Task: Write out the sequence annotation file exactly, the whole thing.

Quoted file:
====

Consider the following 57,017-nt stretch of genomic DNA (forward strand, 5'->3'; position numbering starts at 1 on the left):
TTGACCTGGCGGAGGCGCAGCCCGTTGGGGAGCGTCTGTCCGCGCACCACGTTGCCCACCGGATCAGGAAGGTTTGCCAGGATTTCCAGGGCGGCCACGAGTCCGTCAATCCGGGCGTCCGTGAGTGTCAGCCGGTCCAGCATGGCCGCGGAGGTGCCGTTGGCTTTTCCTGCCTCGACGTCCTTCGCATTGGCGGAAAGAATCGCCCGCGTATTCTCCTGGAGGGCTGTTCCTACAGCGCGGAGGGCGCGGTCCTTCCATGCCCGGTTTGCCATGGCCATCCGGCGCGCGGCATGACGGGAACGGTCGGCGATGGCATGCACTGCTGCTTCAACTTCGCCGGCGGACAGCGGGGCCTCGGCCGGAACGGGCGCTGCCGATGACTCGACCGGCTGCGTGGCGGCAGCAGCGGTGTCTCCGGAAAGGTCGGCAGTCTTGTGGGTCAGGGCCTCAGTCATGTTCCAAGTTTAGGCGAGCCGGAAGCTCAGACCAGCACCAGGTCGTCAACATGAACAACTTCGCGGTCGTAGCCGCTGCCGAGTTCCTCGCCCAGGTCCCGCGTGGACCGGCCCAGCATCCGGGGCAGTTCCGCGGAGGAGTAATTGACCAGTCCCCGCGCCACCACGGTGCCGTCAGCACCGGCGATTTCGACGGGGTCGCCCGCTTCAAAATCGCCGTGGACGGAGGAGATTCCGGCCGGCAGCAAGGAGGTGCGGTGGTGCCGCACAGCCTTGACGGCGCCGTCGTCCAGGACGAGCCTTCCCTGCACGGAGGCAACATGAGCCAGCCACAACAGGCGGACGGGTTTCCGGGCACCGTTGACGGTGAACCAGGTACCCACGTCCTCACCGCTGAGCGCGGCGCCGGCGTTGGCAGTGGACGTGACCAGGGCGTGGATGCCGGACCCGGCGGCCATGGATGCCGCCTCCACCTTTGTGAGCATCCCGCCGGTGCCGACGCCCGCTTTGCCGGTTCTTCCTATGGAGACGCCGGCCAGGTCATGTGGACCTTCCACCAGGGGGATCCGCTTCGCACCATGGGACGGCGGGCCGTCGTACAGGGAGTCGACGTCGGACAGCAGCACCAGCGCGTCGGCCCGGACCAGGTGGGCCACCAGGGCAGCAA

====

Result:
Consider the following 57,017-nt stretch of genomic DNA (forward strand, 5'->3'; position numbering starts at 1 on the left):
TTGACCTGGCGGAGGCGCAGCCCGTTGGGGAGCGTCTGTCCGCGCACCACGTTGCCCACCGGATCAGGAAGGTTTGCCAGGATTTCCAGGGCGGCCACGAGTCCGTCAATCCGGGCGTCCGTGAGTGTCAGCCGGTCCAGCATGGCCGCGGAGGTGCCGTTGGCTTTTCCTGCCTCGACGTCCTTCGCATTGGCGGAAAGAATCGCCCGCGTATTCTCCTGGAGGGCTGTTCCTACAGCGCGGAGGGCGCGGTCCTTCCATGCCCGGTTTGCCATGGCCATCCGGCGCGCGGCATGACGGGAACGGTCGGCGATGGCATGCACTGCTGCTTCAACTTCGCCGGCGGACAGCGGGGCCTCGGCCGGAACGGGCGCTGCCGATGACTCGACCGGCTGCGTGGCGGCAGCAGCGGTGTCTCCGGAAAGGTCGGCAGTCTTGTGGGTCAGGGCCTCAGTCATGTTCCAAGTTTAGGCGAGCCGGAAGCTCAGACCAGCACCAGGTCGTCAACATGAACAACTTCGCGGTCGTAGCCGCTGCCGAGTTCCTCGCCCAGGTCCCGCGTGGACCGGCCCAGCATCCGGGGCAGTTCCGCGGAGGAGTAATTGACCAGTCCCCGCGCCACCACGGTGCCGTCAGCACCGGCGATTTCGACGGGGTCGCCCGCTTCAAAATCGCCGTGGACGGAGGAGATTCCGGCCGGCAGCAAGGAGGTGCGGTGGTGCCGCACAGCCTTGACGGCGCCGTCGTCCAGGACGAGCCTTCCCTGCACGGAGGCAACATGAGCCAGCCACAACAGGCGGACGGGTTTCCGGGCACCGTTGACGGTGAACCAGGTACCCACGTCCTCACCGCTGAGCGCGGCGCCGGCGTTGGCAGTGGACGTGACCAGGGCGTGGATGCCGGACCCGGCGGCCATGGATGCCGCCTCCACCTTTGTGAGCATCCCGCCGGTGCCGACGCCCGCTTTGCCGGTTCTTCCTATGGAGACGCCGGCCAGGTCATGTGGACCTTCCACCAGGGGGATCCGCTTCGCACCATGGGACGGCGGGCCGTCGTACAGGGAGTCGACGTCGGACAGCAGCACCAGCGCGTCGGCCCGGACCAGGTGGGCCACCAGGGCAGCAA